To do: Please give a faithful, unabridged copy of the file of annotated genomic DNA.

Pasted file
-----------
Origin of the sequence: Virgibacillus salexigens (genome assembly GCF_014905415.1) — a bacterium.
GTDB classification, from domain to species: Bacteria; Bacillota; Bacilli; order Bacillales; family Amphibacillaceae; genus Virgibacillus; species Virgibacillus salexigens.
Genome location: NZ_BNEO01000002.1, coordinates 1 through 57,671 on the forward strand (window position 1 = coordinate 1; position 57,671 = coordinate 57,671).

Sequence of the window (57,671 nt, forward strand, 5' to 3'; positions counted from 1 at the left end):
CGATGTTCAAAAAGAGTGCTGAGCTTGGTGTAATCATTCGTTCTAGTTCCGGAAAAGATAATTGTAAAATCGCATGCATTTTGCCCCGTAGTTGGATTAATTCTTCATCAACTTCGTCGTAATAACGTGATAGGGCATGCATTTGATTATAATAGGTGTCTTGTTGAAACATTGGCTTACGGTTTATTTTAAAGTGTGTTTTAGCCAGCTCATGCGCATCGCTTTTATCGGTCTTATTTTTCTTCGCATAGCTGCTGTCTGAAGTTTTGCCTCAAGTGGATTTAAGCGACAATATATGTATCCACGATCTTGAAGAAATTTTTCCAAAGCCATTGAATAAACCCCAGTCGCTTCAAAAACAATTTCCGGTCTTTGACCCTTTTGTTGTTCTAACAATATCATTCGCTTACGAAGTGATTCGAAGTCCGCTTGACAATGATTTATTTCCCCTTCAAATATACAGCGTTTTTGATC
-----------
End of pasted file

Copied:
Origin of the sequence: Virgibacillus salexigens (genome assembly GCF_014905415.1) — a bacterium.
GTDB classification, from domain to species: Bacteria; Bacillota; Bacilli; order Bacillales; family Amphibacillaceae; genus Virgibacillus; species Virgibacillus salexigens.
Genome location: NZ_BNEO01000002.1, coordinates 1 through 57,671 on the forward strand (window position 1 = coordinate 1; position 57,671 = coordinate 57,671).

Sequence of the window (57,671 nt, forward strand, 5' to 3'; positions counted from 1 at the left end):
CGATGTTCAAAAAGAGTGCTGAGCTTGGTGTAATCATTCGTTCTAGTTCCGGAAAAGATAATTGTAAAATCGCATGCATTTTGCCCCGTAGTTGGATTAATTCTTCATCAACTTCGTCGTAATAACGTGATAGGGCATGCATTTGATTATAATAGGTGTCTTGTTGAAACATTGGCTTACGGTTTATTTTAAAGTGTGTTTTAGCCAGCTCATGCGCATCGCTTTTATCGGTCTTATTTTTCTTCGCATAGCTGCTGTCTGAAGTTTTGCCTCAAGTGGATTTAAGCGACAATATATGTATCCACGATCTTGAAGAAATTTTTCCAAAGCCATTGAATAAACCCCAGTCGCTTCAAAAACAATTTCCGGTCTTTGACCCTTTTGTTGTTCTAACAATATCATTCGCTTACGAAGTGATTCGAAGTCCGCTTGACAATGATTTATTTCCCCTTCAAATATACAGCGTTTTTGATC